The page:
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  • Editorial: The impasses of populism

    The UK today is experiencing absolute irrationality. The country that established parliamentary democracy was subjugated over recent years to populists and demagogues.

    Britain's Prime Minister Theresa May gestures during a news conference at Downing Street in London, Britain November 15, 2018. Matt Dunham/Pool via Reuters

    Embracing populism, or even worse subjugation to opportunistic policies, as a rule leads to uncontrollable situations, and to political and economic impasses.

    Britain today is experiencing the results of the suicidal policy of its leadership, which is agonising without a compass after the catastrophic Brexit referendum.

    A country that was once the leader of the world and of Europe fell victim to demagogues such as Nigel Farage and Boris Johnson. The result is that the country was divided, and the government and the political system cannot agree on the day after.

    Instead of dividing and destabilising Europe, as those who pushed Brexit believed, the UK itself fell into the trap. The rest of the EU member-states rallied together and created a harsh negotiating framework, which the government appears unable to pass in the House of Commons.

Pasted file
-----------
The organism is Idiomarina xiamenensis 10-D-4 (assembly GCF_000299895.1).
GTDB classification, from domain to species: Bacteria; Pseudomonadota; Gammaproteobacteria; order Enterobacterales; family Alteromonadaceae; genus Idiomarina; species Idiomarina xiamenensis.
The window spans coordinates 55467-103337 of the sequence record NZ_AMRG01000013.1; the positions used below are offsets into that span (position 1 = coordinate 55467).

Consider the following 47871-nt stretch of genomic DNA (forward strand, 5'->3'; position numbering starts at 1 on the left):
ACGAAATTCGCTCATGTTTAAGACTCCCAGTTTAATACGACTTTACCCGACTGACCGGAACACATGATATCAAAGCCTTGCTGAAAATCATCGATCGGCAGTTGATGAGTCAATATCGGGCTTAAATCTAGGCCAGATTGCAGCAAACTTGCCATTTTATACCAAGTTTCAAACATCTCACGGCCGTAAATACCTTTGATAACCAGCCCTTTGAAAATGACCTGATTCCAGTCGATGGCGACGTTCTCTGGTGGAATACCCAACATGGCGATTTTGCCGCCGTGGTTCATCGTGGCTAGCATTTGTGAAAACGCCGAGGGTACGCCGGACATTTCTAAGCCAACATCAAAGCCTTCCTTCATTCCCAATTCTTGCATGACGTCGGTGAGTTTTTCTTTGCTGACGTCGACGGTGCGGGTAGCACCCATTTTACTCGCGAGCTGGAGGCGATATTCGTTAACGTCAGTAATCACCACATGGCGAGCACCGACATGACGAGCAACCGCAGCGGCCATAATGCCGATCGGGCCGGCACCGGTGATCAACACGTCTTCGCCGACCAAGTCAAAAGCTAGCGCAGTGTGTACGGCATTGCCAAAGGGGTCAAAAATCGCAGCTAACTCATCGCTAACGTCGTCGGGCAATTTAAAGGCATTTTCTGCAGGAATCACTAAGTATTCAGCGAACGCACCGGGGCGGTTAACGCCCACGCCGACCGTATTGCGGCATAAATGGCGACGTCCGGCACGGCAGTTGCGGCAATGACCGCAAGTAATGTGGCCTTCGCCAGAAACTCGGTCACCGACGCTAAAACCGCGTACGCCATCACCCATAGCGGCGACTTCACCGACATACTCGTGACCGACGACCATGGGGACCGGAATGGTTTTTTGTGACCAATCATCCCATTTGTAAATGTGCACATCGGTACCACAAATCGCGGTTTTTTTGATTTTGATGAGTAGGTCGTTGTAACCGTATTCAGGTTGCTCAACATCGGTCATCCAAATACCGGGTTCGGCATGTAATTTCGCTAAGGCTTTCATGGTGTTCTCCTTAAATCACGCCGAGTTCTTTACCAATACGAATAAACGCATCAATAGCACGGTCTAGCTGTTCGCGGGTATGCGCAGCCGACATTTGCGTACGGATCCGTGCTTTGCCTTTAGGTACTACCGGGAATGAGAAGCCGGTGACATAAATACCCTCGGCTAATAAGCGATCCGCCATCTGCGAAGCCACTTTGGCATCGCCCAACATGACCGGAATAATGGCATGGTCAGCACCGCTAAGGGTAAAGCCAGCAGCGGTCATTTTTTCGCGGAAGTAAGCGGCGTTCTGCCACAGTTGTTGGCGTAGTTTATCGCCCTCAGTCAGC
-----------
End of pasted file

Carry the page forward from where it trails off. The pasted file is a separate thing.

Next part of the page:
The government of Theresa May is faltering. Ministers are resigning. Public opinion is unable to understand what life after Brexit will be like. It took an entire year to arrive at a draft agreement with the EU. That is now up in the air, due to the political crisis that broke out, jeopardising the ruling majority.

    The UK today is experiencing absolute irrationality. The country that established parliamentary democracy was subjugated over recent years to populists and demagogues. Consciously lying, they maintained that Brexit would result in an extra 350mn pounds a week in funding for the National Health System. They deceived and manipulated public opinion.

    The EU is obviously confronted with many difficult problems. It has once again been proven that resorting to national retrenchment does not produce solutions, but instead leads to worse situations than those which it aims to address.

    Today, Britain is paying dearly for efforts to purportedly restore past glories. Brexit will not solve the country’s problems, and managing it has stirred more impasses than it resolved.

    That confirms the fact that the answer to the problems of contemporary democracies is not the “direct democracy” of referendums. It requires the consistency and responsible action of political leaderships.

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